Whether you’re in business or ministry, a media kit is necessary.
Many companies provide website visitors with a downloadable media kit. Electronic Press kits can be created & available for website visitors also. Both are designed to summarize a business, product, service, individual or event. Yet, a press kit is necessary information for immediate coverage. A press kit includes time, date and location. You can be a speaker, music artist, pastor, coach, etc.,. Media kits are known as the “one stop shop” for media. It’s perfect for your brand, product, services, and more! It’s a must have. A media kit provides a starting point for marketing and PR campaigns. In addition, a media kit “establishes credibility, provides opportunities for potential partnerships, and promotes the brand awareness, or growth opportunities.”
What’s included in a media kit?
1. Media or PR contact information
In the event a member of the press should reach out to an organization, who should they contact? What’s the best way for them to reach this individual?
Keep in mind how the contact prefers to be communicated to and provide more than one communication option to journalists.
For example, if an organization’s media contact prefers email, list their email address and provide their direct office phone number to reduce the risk of the journalist reaching someone else within the organization who is not an approved company spokesperson.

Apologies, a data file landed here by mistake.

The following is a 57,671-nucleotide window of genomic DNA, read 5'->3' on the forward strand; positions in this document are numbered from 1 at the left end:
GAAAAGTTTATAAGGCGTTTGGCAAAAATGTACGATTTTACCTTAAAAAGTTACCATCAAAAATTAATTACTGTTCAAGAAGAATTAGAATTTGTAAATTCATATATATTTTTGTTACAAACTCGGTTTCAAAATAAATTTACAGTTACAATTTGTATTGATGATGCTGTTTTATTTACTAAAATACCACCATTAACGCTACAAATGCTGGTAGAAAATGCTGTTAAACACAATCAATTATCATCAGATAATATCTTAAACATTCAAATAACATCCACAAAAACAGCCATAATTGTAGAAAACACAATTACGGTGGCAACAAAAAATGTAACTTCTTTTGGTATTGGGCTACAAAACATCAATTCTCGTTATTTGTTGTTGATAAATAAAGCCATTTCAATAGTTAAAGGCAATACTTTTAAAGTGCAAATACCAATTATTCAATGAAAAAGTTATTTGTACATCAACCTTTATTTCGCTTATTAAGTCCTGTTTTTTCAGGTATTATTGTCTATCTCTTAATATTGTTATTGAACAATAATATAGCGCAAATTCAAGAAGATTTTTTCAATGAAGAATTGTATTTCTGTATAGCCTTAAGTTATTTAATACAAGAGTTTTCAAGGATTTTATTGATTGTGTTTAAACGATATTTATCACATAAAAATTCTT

2. Important and recent press releases
New product launches, earnings reports, awards, and executive hire announcements are excellent company news items that should be included in the media kit.
Consider only selecting two or three that would qualify as either major or recent company news (within the past quarter). These announcements will help journalists gain a better understanding of what’s going on with the company.
3. Company background
Most organizations have an “about us” section of the website that provides a brief company overview and history to interested parties. Consider slimming this down into a one-page document that can be easily referenced by members of the press who are looking to either gain a better understanding of the company or to share background of the company in their own words.
4. Leadership biographies and headshots
The majority of journalists ask for a headshot of the executive they interview or choose to feature in a story. By providing C-suite executive headshots in high- and low-resolution JPG and PNG file formats, journalists can access what they need without having to go back to the media contact with another request.
Don’t forget to include several different logo options, including full-color and black and white in both high- and low-resolution JPG and PNG formats. The best way to make sure the organization’s represented appropriately is to provide the correct files upfront.
6. B-roll footage and still photographs
If the company already has b-roll footage of a new product, employees, or of the office/campus, having those files also available for download can help expedite the process of putting together a news story on the company.
Ensure videos are labeled accurately and are compressed to minimize download time and file space. In addition to videos, add product photos and even office photography (i.e., office building, reception area, employees working, etc.).
These images can be used along with the b-roll footage and logos to help craft a brand consistent news story for television or online media.
7. Other elements
In addition to these recommended staples, consider also adding the organization’s annual report as well as recent (and notable) news coverage such as a product review by a popular media outlet or an interview with a highly-credible news source.